Judge's gavel

Management professor’s work part of Supreme Court justice’s dissenting opinion

When it comes to salaries, what we don’t know about a co-worker’s pay can hurt us—especially if a peer employee is earning more for similar duties, education and experience.

An opinion from the U.S. Supreme Court this year brings that salary issue, and the workplace norms associated with keeping quiet about pay, all the more sharply into focus. The court’s May 29 opinion drastically limits timeframes for filing workplace discrimination cases based on salary and raises.

Within that decision, Mays Business School Management Professor Len Bierman’s work on salary and pay secrecy was the only scholarly journal source cited by the court’s justices.

In the potentially landmark 5-4 employment discrimination decision Ledbetter V. Goodyear Tire & Rubber Company, the nation’s highest court said that employees must file a claim for discrimination based on pay differentials within 180 days of any alleged illegal disparity.

In her dissenting opinion, Justice Ruth Bader Ginsburg relies on Bierman and co-author Rafael Gely, a Univeristy of Cincinnati law professor, for their 2004 Berkeley Journal of Employment and Labor Law article, “Love, Sex and Politics? Sure. Salary? No Way: Workplace Social Norms and the Law.” Ginsburg and Justices Stevens, Souter and Breyer argue that the strict time limits imposed by the majority for filing claims of this kind were unrealistic. Employees often don’t know about pay disparities in the workplace, they write, due to pay secrecy and confidentially rules.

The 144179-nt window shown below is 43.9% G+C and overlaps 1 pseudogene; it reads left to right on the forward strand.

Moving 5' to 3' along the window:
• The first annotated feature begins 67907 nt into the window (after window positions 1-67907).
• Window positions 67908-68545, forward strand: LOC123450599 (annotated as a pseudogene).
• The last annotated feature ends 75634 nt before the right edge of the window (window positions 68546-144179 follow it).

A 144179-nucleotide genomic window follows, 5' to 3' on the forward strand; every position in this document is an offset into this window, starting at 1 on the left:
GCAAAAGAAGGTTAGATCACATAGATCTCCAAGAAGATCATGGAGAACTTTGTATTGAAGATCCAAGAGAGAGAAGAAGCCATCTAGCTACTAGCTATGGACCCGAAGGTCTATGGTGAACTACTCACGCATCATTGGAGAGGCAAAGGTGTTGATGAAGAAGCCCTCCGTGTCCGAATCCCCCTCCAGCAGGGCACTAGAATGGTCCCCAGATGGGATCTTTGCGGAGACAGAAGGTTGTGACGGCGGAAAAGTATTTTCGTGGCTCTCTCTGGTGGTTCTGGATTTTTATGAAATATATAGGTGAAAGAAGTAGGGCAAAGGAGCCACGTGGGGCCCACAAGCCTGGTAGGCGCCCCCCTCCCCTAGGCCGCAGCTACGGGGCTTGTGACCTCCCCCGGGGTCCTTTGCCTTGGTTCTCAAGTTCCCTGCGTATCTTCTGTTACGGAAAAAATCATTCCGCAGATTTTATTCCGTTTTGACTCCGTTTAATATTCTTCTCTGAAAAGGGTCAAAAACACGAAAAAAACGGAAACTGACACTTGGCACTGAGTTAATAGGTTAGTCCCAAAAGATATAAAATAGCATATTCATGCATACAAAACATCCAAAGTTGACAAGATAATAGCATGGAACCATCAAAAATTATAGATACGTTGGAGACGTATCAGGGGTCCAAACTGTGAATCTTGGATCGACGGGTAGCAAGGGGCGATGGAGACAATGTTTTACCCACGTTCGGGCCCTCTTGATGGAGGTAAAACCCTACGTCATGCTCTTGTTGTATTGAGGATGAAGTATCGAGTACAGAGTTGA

The dissenting justices further note that women and minority group members in particular can be especially “adverse to making waves”—or reporting potential pay discrimination to the U.S. Equal Employment Opportunity Commission—during their first months on the job. That’s just when the court’s majority says workers must notice and file a claim for any alleged pay disparity.

Following labor law research, Ginsburg and the dissenting justices point out that initially very small differentials in pay can grow exponentially over time, since pay raises are frequently awarded as a percentage of base pay. That makes the initial disparity in pay all the more dramatic in later years.

Though Bierman’s work fuels a dissenting opinion that doesn’t carry the force of law, his management law research has become a noted source in the ongoing social debate around salary discrimination.

“It’s heartening to see my work have some true real world impact,” Bierman said. “Many often think professors live in ivory towers, but that is not the case.”

Earlier in his career Bierman, who holds a JD from the University of Pennsylvania, served as a special assistant to the chairman of the Equal Employment Opportunity Commission. A professor at Mays Business School since 1982, he now teaches and conducts research primarily in the areas of employment regulation, negotiations and international trade. He has published widely in these areas, and has also previously held high-level positions at the U.S. Department of Labor and the U.S. International Trade Commission.

Read more about the decision here (.pdf)